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The Workers of IBM Kingston

Gary VanVliet, Customer Engineering, IBM Kingston, 1972.  Photo by Bruce Whistance

Gary Van Vliet is wearing the classic white shirt and necktie that male IBM employees were encouraged to wear, especially if they interacted with clients outside the plant.

Lunchtime in the IBM Kingston cafeteria, 1972.  Photo by Bruce Whistance

Eating lunch are, left to right, Gary VanVliet, Bill Moore and Jerry Rozensky.   Note the cigarettes, the Boice Farms milk cartons and IBM badges.

Bill Leong in 1974 working with 3330 disk drives.  Photo by Bruce Whistance

Bill Leong was recruited by IBM in Detroit and came to Kingston for the SAGE air defense system program.

Bill Leong, IBM employee, outside on a lunch break playing chess.  Photo by Bruce Whistance

According to Bruce Whistance, Leong often was the only person in the room who could name the capital of every state of the United States, having memorized all 50 for the naturalization test.

Mercedes Wright, Information Systems operator, on a raised testing floor at IBM Kingston plant, 1979.  Collection of Bruce Whistance

Mercedes Wright is pulling paper from a 3211 printer.

Mercedes Wright, IBM Kingston employee, relaxing in a lean-to during a canoe trip along an Adirondack chain of lakes, 1979.  Photo by Bruce Whistance

Peggy Almquist in her office, 1993.  Collection of Peggy and Frank Almquist

Peggy Almquist was a Systems Security Tech. in Interdivisional Security Systems Control at IBM Kingston.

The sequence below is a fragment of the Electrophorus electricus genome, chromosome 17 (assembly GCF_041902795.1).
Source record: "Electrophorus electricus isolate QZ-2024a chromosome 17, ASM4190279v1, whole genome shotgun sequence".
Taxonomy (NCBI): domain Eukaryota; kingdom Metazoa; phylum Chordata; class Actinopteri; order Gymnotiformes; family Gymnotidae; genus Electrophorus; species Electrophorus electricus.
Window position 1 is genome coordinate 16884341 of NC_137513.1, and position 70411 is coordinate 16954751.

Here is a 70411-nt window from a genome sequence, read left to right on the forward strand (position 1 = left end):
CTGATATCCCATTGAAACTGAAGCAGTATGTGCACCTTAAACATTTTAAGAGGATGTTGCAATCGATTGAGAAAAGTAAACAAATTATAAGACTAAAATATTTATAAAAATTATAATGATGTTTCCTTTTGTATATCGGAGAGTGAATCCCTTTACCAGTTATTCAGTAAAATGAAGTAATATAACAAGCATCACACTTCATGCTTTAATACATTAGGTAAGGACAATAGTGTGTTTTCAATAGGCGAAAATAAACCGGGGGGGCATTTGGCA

Peggy Almquist at a Quality Recognition luncheon for her department, c. 1990.  Collection of Peggy and Frank Almquist

Lowell Thing at his 3270 Terminal, n.d.  Courtesy Lowell Thing

Lowell Thing began work at IBM in 1969, was transferred to Kingston in 1970, and retired from the Poughkeepsie plant in 1996. He was a technical writer, officially known as an “Information Developer.”

The Thing family in front of their house on West Chestnut Street, Kingston, 1989.  Courtesy of Lowell Thing

Lowell and Suzanne Thing and their daughters, Emily and Hillary, moved from a modern house in Saugerties to a Colonial Revival House in Kingston in 1972. Lowell became interested in Kingston history and served as President of the Friends of Historic Kingston.

Donald Quick, former Mayor of Kingston, 1980 to 1984.  Courtesy of the Quick Family

Donald Quick was a manager in the Product Test area in Kingston.  IBMers worked and volunteered in a variety of public service areas, even getting elected as Mayor.